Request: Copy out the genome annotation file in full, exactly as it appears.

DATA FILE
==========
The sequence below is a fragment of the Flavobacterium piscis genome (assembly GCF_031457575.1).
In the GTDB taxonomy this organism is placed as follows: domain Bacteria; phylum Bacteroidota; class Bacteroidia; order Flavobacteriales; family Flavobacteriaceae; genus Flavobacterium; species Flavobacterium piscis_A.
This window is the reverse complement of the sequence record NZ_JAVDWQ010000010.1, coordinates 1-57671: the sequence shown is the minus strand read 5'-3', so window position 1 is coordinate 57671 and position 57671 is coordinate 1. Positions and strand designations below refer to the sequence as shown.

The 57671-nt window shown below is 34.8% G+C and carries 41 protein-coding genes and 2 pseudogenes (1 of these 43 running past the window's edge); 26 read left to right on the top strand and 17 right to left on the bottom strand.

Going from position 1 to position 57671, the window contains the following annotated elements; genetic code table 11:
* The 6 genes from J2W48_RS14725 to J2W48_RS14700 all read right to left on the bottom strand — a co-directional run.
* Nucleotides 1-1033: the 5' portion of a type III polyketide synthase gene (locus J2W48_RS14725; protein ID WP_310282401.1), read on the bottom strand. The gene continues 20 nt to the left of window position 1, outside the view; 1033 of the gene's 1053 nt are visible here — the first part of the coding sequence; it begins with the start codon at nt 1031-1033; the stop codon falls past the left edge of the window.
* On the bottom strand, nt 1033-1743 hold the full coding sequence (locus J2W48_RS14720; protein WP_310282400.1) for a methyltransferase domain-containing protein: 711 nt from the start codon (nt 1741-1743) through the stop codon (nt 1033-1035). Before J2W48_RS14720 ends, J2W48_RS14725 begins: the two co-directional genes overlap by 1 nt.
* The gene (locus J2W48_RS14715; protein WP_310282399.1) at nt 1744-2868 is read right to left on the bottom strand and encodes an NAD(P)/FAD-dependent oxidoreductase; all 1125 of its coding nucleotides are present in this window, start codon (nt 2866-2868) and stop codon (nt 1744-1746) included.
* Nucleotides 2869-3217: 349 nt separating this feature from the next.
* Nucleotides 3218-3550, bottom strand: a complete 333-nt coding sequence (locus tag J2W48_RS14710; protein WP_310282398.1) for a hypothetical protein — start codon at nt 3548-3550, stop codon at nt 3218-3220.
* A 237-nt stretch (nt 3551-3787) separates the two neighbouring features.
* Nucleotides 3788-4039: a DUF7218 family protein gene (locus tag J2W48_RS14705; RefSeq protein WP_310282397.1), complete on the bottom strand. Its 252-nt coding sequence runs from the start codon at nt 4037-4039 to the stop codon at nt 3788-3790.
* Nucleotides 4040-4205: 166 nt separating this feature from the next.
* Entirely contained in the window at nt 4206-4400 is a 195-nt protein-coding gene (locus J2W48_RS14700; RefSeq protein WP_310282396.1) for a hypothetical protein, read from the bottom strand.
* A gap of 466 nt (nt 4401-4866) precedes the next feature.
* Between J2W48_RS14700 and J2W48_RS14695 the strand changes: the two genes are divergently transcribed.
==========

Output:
The sequence below is a fragment of the Flavobacterium piscis genome (assembly GCF_031457575.1).
In the GTDB taxonomy this organism is placed as follows: domain Bacteria; phylum Bacteroidota; class Bacteroidia; order Flavobacteriales; family Flavobacteriaceae; genus Flavobacterium; species Flavobacterium piscis_A.
This window is the reverse complement of the sequence record NZ_JAVDWQ010000010.1, coordinates 1-57671: the sequence shown is the minus strand read 5'-3', so window position 1 is coordinate 57671 and position 57671 is coordinate 1. Positions and strand designations below refer to the sequence as shown.

The 57671-nt window shown below is 34.8% G+C and carries 41 protein-coding genes and 2 pseudogenes (1 of these 43 running past the window's edge); 26 read left to right on the top strand and 17 right to left on the bottom strand.

Going from position 1 to position 57671, the window contains the following annotated elements; genetic code table 11:
* The 6 genes from J2W48_RS14725 to J2W48_RS14700 all read right to left on the bottom strand — a co-directional run.
* Nucleotides 1-1033: the 5' portion of a type III polyketide synthase gene (locus J2W48_RS14725; protein ID WP_310282401.1), read on the bottom strand. The gene continues 20 nt to the left of window position 1, outside the view; 1033 of the gene's 1053 nt are visible here — the first part of the coding sequence; it begins with the start codon at nt 1031-1033; the stop codon falls past the left edge of the window.
* On the bottom strand, nt 1033-1743 hold the full coding sequence (locus J2W48_RS14720; protein WP_310282400.1) for a methyltransferase domain-containing protein: 711 nt from the start codon (nt 1741-1743) through the stop codon (nt 1033-1035). Before J2W48_RS14720 ends, J2W48_RS14725 begins: the two co-directional genes overlap by 1 nt.
* The gene (locus J2W48_RS14715; protein WP_310282399.1) at nt 1744-2868 is read right to left on the bottom strand and encodes an NAD(P)/FAD-dependent oxidoreductase; all 1125 of its coding nucleotides are present in this window, start codon (nt 2866-2868) and stop codon (nt 1744-1746) included.
* Nucleotides 2869-3217: 349 nt separating this feature from the next.
* Nucleotides 3218-3550, bottom strand: a complete 333-nt coding sequence (locus tag J2W48_RS14710; protein WP_310282398.1) for a hypothetical protein — start codon at nt 3548-3550, stop codon at nt 3218-3220.
* A 237-nt stretch (nt 3551-3787) separates the two neighbouring features.
* Nucleotides 3788-4039: a DUF7218 family protein gene (locus tag J2W48_RS14705; RefSeq protein WP_310282397.1), complete on the bottom strand. Its 252-nt coding sequence runs from the start codon at nt 4037-4039 to the stop codon at nt 3788-3790.
* Nucleotides 4040-4205: 166 nt separating this feature from the next.
* Entirely contained in the window at nt 4206-4400 is a 195-nt protein-coding gene (locus J2W48_RS14700; RefSeq protein WP_310282396.1) for a hypothetical protein, read from the bottom strand.
* A gap of 466 nt (nt 4401-4866) precedes the next feature.
* Between J2W48_RS14700 and J2W48_RS14695 the strand changes: the two genes are divergently transcribed.